“Return to us,” the voice implores, now clearly originating from the Avatar before us. “You were once our greatest asset against this world. You can be so aga-” And then it cuts off. I glance over, and see Soberano going through the familiar motions of inflicting a Stasis attack. His teeth-revealing grin doesn’t quite reach his eyes.

Not even Avatars are immune to psionic bullshit.

“Nice job, Warlock,” I say. “That should give us some time to clear out the bodyguards. And then…”

I fall silent as one of the portals in the edges of the hall springs to life.

Moments later, three Mutons pop out. And I *curse*.

“Change of plans!” I shout, as green plasma bolts start flying. “Looks like they weren’t kidding on that whole ‘endless reinforcements’ thing. Focus on the Avatars first and foremost! I don’t know how many there are, but those can’t be infinite! We kill all of them, we win this battle for humanity.”

“And when there’s no Avatars around, Commander?” Barr yells back.

Then feel free to thin the herds a little!”

Moments later, three Sectoids teleport in from the other side of the map.

What follows is the longest, most intense fight of our lives. Despite my earlier warnings, ignoring all the aliens around us is tantamount to suicide. Jones distracts the Mutons with poison gas, while I mind-control an Archon who came to pick a fight with Soberano — and then send the Archon away, to run interference among the Sectoids.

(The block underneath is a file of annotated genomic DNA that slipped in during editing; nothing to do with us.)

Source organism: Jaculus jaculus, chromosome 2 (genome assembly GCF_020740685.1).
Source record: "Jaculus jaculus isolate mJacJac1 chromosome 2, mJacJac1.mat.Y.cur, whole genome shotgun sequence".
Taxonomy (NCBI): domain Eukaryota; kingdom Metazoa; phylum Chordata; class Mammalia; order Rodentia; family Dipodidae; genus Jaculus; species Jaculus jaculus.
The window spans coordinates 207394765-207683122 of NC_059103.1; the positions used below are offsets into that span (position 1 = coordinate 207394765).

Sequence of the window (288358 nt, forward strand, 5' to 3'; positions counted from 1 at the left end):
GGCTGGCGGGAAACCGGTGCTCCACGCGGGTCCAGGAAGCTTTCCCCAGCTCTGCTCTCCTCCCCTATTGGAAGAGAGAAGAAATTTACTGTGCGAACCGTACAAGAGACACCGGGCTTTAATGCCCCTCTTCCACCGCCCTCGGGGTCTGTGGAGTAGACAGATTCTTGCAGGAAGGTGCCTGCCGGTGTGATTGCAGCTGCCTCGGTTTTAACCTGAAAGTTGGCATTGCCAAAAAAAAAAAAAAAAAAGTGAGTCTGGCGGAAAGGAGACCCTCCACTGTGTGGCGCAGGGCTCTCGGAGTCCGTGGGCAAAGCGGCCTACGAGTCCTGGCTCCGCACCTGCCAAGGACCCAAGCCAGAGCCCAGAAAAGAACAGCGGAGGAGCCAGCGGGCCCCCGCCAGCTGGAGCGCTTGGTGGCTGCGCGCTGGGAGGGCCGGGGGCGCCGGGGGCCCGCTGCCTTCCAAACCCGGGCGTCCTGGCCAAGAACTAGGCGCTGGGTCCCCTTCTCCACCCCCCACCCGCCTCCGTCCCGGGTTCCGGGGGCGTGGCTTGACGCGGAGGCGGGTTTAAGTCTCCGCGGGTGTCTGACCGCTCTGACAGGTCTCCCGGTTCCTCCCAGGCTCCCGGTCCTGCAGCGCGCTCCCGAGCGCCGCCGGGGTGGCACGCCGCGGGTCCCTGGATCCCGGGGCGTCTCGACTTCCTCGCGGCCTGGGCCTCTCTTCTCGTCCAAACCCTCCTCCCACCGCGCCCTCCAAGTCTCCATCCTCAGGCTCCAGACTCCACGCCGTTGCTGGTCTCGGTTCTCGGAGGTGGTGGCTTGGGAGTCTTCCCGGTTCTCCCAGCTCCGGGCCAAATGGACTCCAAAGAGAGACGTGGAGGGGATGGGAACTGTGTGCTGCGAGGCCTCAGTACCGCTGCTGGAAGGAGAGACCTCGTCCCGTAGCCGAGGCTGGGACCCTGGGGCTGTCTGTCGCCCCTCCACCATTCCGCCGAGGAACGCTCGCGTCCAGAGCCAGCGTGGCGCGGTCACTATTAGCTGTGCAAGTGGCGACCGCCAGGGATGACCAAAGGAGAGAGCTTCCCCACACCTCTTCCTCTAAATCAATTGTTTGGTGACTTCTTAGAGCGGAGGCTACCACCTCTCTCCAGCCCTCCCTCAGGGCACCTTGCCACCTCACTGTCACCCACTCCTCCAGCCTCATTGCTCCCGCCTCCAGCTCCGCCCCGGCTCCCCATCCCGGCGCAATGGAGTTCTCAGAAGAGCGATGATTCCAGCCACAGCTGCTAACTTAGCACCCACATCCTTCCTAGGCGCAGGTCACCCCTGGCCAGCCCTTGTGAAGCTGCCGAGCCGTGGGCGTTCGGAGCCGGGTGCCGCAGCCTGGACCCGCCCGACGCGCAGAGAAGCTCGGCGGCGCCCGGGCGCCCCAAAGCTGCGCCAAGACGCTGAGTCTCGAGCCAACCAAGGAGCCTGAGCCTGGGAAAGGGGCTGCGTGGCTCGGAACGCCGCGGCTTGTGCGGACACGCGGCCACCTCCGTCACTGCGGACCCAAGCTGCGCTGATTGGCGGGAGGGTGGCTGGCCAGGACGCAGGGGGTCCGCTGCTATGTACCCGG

All the same, anyone who can pump bullets into the Avatar is instructed to do so. It’s not easy, since these suckers teleport around whenever they take damage. But we try.

Some of us try harder than others.

What doesn’t help is that the Avatar heals over time. Richard says something over the radio about ‘the resilience of human bodies’ and ‘the answer to containing their psionic eminence’. I can’t really claim to be paying attention, though. Because what really doesn’t help is that the Avatar does what Avatars do, and mind-controls Barr.

Barr is, bar none, my hardest hitter and my most dangerous powerhouse. Having her mind-controlled so close to other squadmates is *super death* waiting to happen.

Oh, and a second Avatar just warped in, too.

“All units,” I yell, temporarily forgetting my own place on the battlefield, “either that Avatar dies, or Barr tears us to shreds!” Jones rushes in, fires from close range, and misses. Soberano uses Inspire to give Jones a second chance, which she misses. Viel and Twintails can’t really reach the Avatar, and neither can I. Which leaves only Pusey…

But, you know, leave it to Major Pusey to goddamn *execute* one of the game’s final bosses.

The Avatar lets out a scream. I hear it in my ears, I hear it in my bones, and I hear it in the back of my mind, as its death wail resonates psionically. Soberano clasps his hands over his ears too, ineffectually trying to shut it out. And then, as the Avatar’s physical form slumps over, the mental shape of the Elder behind it rises, quivers, and then explodes into strands of psionic energy.